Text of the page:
And it just so happened that the biggest basketball game of the year was coming up between Duke and Syracuse. The first one was at Syracuse. This one was at Duke. Tickets were impossible to get. My buddy got four tickets. It cost a fortune but he knew he was taking his daughter and I was taking my daughter. And it was during my vacation. So I already had my daughter. I didn’t have to ask special permission. And Niki had always said to me she didn’t want to go away anywhere. We went away to Costa Rica over Christmas. She wanted to kind of hang out. I said great, we’re going to go. And then I got a call from her mother saying you can’t take Niki to see Duke. I’m taking her to see Duke. And I’m like well, it’s my vacation and I got these tickets. And fortunately, my younger daughter who’s a lot tougher than my older one kind of stepped up and said Mom, do you have tickets to Duke-Syracuse? And of course, Mom couldn’t say she did. And we went.

 

And what happened was FedEx latched on to me. And they start seeing the conversation and they do a great job. I have to tell you the people at the agency integrated themselves, were polite, did it right, had the right comments, started talking to me about the trip and the game. And then during the game, it’s about to start and I’m tweeting Duke, Duke, Duke. And they write something cute like I wonder who you’re rooting for. And then while this is happening, they say to me listen, we’d love to send you a surprise. Thanks for conversing with us. What’s your home address? So I give them my home address. I got home a few days later and there’s this big wok box waiting for me with all these Duke paraphernalia, T-shirts, hats, mugs, everything you can imagine even – I must have mentioned in the tweet that my ex-business partner had gotten a new Maserati. I don’t even remember it but they sent me a model Maserati. It was all good.

 

Now, what would you expect if you’re sending an influencer or someone who tweets 50 times a day. It’s going to happen. I’m going to go to Twitter and say thank you. So I take the card which has all these things printed out. I take a picture. I put it out. Thank you, FedEx. This is awesome. Nothing. Hey FedEx, thanks so much. I really appreciate it. What are you doing next? Nothing. I tweeted 12 times, Adam. Finally, I started tweeting hello. Is anybody home? Just like total – I never once got a reply. Why? Because the campaign was over.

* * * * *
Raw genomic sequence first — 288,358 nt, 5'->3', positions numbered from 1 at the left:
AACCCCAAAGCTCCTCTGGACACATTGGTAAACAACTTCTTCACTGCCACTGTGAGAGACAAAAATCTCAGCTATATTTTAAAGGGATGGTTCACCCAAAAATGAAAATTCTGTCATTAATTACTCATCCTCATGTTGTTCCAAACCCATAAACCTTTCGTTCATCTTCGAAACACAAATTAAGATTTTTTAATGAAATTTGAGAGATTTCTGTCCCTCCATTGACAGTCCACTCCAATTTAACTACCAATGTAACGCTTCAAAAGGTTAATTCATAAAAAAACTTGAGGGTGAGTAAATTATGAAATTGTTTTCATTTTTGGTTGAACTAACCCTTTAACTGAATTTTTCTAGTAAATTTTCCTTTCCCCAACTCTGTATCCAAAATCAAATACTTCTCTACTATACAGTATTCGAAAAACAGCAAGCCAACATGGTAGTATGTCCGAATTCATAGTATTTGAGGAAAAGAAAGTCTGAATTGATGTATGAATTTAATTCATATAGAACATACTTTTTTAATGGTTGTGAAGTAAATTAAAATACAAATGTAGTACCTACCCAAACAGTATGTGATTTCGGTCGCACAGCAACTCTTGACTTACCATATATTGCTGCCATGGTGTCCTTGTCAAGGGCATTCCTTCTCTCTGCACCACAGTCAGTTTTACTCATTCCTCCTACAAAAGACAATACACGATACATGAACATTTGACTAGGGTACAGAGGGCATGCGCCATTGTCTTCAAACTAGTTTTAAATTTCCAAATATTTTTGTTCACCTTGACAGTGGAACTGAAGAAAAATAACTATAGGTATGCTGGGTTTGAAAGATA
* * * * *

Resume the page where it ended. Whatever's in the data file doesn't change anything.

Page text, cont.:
Adam: Yup.

 

Ted: The agency was no longer getting paid. The community which they had had been dissolved. The one on one had been dissolved. And then I find out – by the way, so what happens is you take a guy who is an influencer who couldn’t care less if it’s UPS, FedEx, USPS. And now, I have a slide in every presentation I do around the world that says in big black letters FedEx doesn’t get it when I’m making examples of companies that understand social and companies that don’t have a clue. And then I presented a couple of times with FedEx people in the audience and you think they’ll get upset. No. They come up and they go I’m so glad you said that. It’s so impossible. And by the way, they’re the ones who told me five levels of approval. It goes to a brand manager. It goes to a legal team. It goes to a trademark team.

 

Adam: Legal.

 

Ted: Just say thank you. I mean, they can’t even say it. How difficult is it to teach your employees when your company name is mentioned in one way or another to say, how can I help you? How can I help you?

 

Adam: And if I don’t have the answer, I’m going to connect you with somebody that will.

 

Ted: Right, exactly. I mean, Adobe does a remarkable job on that. I’m not going to bore you with another story but there’s another great story with Adobe in the way they empower their employees to listen, to see when they’re being mentioned and to jump in and try to resolve issues and they do a great job. They don’t try to fix something they don’t – they didn’t tell me to open my computer and tell me what to do. They did exactly what you just said. They said how can we find someone who can help you solve your problem? This is not rocket science but this is what happens. They build a community and then instead of having the positive effect it ends up being a negative effect. And this happens even with companies where they have a lot of agencies running communities around the clock because they’re not attached to the brand.